As today's communication networks become more
complex-as more users share peripherals, as more mission-critical tasks are accomplished
over networks and as the need for faster access to information increases-a good
foundation for these networks becomes increasingly important. The first step toward
the adaptability, flexibility and longevity
required of today's networks begins
with structured cabling-the foundation of any information system. It is vital
that communications cabling be able to support a variety of applications and last
for the life of a network. If that cabling is part of a well-designed structured
cabling system, it can allow for easy administration of moves, adds and changes
and smooth migration to new network topologies. On the other hand,"worry-about-it-when-you-need-to"
systems will make moves, adds and changes a hassle and make new network topologies
too difficult to implement. Network problems occur more often, and are more difficult
and timeconsuming to troubleshoot.When communication systems fail, employees and
assets sit idle, causing a loss of revenues and profits. Even worse, the perceptions
of customers and suppliers can be adversely affected.
purpose of this white paper is to present the advantages of using a standards-based
structured cabling system for a business enterprise. The paper will cover a brief
historical perspective of structured cabling, a review of the current standards,
media types and performance criteria, system design and installation recommendations.
will be given to the ANSI/TIA/EIA-568-A standard and
the horizontal cabling subsystem in that standard.
Evolution of Structured Cabling
the early 1980s, when computers were first linked together in order to exchange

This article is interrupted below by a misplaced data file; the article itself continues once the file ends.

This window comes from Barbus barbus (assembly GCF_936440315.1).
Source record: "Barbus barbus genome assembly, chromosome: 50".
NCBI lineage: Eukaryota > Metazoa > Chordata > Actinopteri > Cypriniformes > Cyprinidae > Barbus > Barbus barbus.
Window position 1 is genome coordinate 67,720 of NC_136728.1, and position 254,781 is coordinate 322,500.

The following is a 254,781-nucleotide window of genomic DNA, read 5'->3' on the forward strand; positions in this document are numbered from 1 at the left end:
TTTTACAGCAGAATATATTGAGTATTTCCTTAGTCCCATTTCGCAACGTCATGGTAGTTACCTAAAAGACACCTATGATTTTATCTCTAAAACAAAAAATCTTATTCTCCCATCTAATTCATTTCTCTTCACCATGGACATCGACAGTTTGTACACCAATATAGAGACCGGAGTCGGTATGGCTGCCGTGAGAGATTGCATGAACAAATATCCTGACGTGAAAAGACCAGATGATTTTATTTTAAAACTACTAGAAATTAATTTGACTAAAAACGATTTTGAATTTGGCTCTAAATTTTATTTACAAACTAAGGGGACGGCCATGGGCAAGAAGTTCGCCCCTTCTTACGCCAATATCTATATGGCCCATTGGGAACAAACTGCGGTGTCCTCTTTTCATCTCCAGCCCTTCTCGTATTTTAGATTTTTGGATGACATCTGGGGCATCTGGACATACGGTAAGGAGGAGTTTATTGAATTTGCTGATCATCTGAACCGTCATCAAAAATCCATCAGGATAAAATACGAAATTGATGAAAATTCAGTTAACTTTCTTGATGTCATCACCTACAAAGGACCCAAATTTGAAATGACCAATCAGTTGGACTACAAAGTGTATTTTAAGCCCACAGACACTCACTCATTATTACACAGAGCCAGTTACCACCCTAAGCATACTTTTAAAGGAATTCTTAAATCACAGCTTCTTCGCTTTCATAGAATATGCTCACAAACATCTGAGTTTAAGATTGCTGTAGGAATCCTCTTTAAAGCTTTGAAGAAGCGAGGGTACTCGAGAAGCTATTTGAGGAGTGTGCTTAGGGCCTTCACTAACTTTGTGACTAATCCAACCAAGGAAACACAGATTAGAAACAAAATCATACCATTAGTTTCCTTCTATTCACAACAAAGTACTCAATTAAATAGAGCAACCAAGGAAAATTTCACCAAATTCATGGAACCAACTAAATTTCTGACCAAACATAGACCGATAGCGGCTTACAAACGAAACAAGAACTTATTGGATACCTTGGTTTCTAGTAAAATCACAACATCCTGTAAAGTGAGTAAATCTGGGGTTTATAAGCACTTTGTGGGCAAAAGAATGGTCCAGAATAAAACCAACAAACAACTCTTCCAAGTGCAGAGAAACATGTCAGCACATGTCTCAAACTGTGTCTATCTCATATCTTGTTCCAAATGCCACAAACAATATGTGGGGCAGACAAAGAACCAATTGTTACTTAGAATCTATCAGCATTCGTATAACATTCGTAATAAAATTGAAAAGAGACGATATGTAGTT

information, many different cabling designs were used. Some companies built their
systems to run over coaxial cables. Others thought that twinaxial or other cables
would work best. With these cables, certain parameters had to be followed in order
to make the system
work. Certain connectors had to be used, maximum cable
distances had to be established and particular topologies were necessary.
By defining every aspect of their system, manufacturers
"locked" customers into a proprietary system. One manufacturer's system
would not work with another, or run over any other type of cabling. If a customer
decided to change systems, not only would new electronics and software need to
be purchased, but new cabling would need to be installed as well. Troubleshooting
proprietary systems was very difficult and time-consuming compared to today's
structured systems. A problem at one workstation could bring the entire proprietary
system down, leaving no indication to the network manager where the problem may
have occurred. In the case of a daisy-chain topology, troubleshooting consisted
of starting at one machine and physically tracing the cables to each of the other
machines on the network.
Eventually, the cause
of the problem, such as a broken connection,was found. Once repairs were completed,
the system would be back on line. This troubleshooting process could last hours-or
days-leaving users sitting idle. Moves, adds or changes were also difficult with
a proprietary system. Each time a new machine was added to the network, new cable
had to be installed and inserted into the ring or attached to the bus. Furthermore,
the whole system might have had to come down to add the new user.
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